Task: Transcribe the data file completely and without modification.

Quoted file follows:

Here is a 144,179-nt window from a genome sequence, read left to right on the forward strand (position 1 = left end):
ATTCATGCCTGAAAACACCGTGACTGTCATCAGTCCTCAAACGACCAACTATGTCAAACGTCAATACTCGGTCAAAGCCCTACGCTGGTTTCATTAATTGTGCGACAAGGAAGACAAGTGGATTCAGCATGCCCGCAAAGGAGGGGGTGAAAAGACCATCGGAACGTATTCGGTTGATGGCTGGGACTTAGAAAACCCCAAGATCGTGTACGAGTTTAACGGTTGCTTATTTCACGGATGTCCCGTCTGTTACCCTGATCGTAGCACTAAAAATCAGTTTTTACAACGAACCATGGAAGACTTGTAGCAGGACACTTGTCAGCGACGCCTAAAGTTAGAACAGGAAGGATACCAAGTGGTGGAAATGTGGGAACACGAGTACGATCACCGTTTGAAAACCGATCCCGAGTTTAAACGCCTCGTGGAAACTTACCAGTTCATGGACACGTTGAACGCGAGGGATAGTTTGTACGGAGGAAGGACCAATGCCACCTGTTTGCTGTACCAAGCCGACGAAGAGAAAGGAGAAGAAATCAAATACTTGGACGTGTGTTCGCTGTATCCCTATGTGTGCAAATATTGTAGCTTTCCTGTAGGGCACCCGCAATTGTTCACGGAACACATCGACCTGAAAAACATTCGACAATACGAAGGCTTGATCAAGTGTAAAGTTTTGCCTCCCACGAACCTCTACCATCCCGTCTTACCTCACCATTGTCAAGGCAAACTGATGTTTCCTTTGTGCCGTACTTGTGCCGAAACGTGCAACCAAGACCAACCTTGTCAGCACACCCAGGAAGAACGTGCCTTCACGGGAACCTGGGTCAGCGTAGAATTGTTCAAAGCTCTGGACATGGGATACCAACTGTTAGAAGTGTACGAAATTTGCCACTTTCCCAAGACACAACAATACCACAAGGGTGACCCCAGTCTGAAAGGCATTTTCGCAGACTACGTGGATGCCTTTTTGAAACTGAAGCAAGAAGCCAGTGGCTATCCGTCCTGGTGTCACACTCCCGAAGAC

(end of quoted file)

Here is a 144,179-nt window from a genome sequence, read left to right on the forward strand (position 1 = left end):
ATTCATGCCTGAAAACACCGTGACTGTCATCAGTCCTCAAACGACCAACTATGTCAAACGTCAATACTCGGTCAAAGCCCTACGCTGGTTTCATTAATTGTGCGACAAGGAAGACAAGTGGATTCAGCATGCCCGCAAAGGAGGGGGTGAAAAGACCATCGGAACGTATTCGGTTGATGGCTGGGACTTAGAAAACCCCAAGATCGTGTACGAGTTTAACGGTTGCTTATTTCACGGATGTCCCGTCTGTTACCCTGATCGTAGCACTAAAAATCAGTTTTTACAACGAACCATGGAAGACTTGTAGCAGGACACTTGTCAGCGACGCCTAAAGTTAGAACAGGAAGGATACCAAGTGGTGGAAATGTGGGAACACGAGTACGATCACCGTTTGAAAACCGATCCCGAGTTTAAACGCCTCGTGGAAACTTACCAGTTCATGGACACGTTGAACGCGAGGGATAGTTTGTACGGAGGAAGGACCAATGCCACCTGTTTGCTGTACCAAGCCGACGAAGAGAAAGGAGAAGAAATCAAATACTTGGACGTGTGTTCGCTGTATCCCTATGTGTGCAAATATTGTAGCTTTCCTGTAGGGCACCCGCAATTGTTCACGGAACACATCGACCTGAAAAACATTCGACAATACGAAGGCTTGATCAAGTGTAAAGTTTTGCCTCCCACGAACCTCTACCATCCCGTCTTACCTCACCATTGTCAAGGCAAACTGATGTTTCCTTTGTGCCGTACTTGTGCCGAAACGTGCAACCAAGACCAACCTTGTCAGCACACCCAGGAAGAACGTGCCTTCACGGGAACCTGGGTCAGCGTAGAATTGTTCAAAGCTCTGGACATGGGATACCAACTGTTAGAAGTGTACGAAATTTGCCACTTTCCCAAGACACAACAATACCACAAGGGTGACCCCAGTCTGAAAGGCATTTTCGCAGACTACGTGGATGCCTTTTTGAAACTGAAGCAAGAAGCCAGTGGCTATCCGTCCTGGTGTCACACTCCCGAAGAC